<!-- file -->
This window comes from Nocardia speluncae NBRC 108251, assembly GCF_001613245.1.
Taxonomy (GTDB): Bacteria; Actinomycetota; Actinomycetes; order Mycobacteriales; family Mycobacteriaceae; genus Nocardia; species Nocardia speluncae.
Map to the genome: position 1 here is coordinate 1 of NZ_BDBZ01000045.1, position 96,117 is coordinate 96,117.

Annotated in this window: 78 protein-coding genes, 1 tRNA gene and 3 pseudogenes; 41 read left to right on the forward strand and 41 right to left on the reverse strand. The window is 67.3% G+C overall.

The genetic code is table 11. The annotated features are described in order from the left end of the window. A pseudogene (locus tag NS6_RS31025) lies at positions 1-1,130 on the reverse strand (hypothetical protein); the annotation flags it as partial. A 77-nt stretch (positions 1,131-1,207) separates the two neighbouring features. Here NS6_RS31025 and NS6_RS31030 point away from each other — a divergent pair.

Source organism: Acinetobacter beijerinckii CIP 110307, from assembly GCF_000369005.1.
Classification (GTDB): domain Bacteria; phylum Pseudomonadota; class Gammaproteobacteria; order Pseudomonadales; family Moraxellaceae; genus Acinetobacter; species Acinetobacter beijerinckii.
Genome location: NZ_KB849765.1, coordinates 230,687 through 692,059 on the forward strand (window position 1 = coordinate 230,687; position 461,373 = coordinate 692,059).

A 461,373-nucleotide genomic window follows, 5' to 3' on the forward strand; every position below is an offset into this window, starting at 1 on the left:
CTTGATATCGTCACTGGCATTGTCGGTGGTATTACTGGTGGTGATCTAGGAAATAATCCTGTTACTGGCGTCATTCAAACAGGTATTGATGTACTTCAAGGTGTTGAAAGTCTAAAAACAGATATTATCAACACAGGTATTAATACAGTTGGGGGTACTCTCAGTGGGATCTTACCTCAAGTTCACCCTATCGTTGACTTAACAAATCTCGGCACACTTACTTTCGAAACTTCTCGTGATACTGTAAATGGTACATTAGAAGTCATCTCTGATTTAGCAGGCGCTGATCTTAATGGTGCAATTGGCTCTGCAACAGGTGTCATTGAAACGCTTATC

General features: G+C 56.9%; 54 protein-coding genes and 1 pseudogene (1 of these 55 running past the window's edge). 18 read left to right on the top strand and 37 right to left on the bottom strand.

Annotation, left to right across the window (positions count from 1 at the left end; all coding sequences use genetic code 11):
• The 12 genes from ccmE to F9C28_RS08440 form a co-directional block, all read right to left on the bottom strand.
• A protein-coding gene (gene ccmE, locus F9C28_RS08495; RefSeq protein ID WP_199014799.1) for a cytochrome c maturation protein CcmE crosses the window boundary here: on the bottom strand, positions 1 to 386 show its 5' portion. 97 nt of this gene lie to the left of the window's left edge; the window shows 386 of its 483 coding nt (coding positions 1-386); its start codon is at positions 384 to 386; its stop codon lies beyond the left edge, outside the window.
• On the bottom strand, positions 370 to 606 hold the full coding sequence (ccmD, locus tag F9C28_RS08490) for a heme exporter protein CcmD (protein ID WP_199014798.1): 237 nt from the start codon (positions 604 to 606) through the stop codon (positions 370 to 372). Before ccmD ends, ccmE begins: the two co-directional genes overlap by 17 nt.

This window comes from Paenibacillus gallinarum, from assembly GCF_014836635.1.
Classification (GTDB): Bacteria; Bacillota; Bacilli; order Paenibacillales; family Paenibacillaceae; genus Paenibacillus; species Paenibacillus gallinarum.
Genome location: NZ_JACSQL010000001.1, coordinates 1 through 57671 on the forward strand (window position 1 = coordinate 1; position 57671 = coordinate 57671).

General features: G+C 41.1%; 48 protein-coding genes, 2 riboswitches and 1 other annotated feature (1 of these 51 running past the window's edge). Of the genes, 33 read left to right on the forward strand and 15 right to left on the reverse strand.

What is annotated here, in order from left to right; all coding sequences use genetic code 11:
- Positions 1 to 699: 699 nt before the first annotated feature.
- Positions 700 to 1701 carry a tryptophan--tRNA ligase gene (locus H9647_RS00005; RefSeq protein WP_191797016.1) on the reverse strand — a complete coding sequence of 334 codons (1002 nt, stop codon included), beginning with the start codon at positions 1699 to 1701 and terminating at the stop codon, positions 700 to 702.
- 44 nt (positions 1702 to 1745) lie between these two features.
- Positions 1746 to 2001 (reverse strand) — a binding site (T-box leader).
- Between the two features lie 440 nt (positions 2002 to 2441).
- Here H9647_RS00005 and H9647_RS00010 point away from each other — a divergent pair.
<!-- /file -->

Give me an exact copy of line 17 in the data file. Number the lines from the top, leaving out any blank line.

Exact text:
Classification (GTDB): Bacteria; Bacillota; Bacilli; order Paenibacillales; family Paenibacillaceae; genus Paenibacillus; species Paenibacillus gallinarum.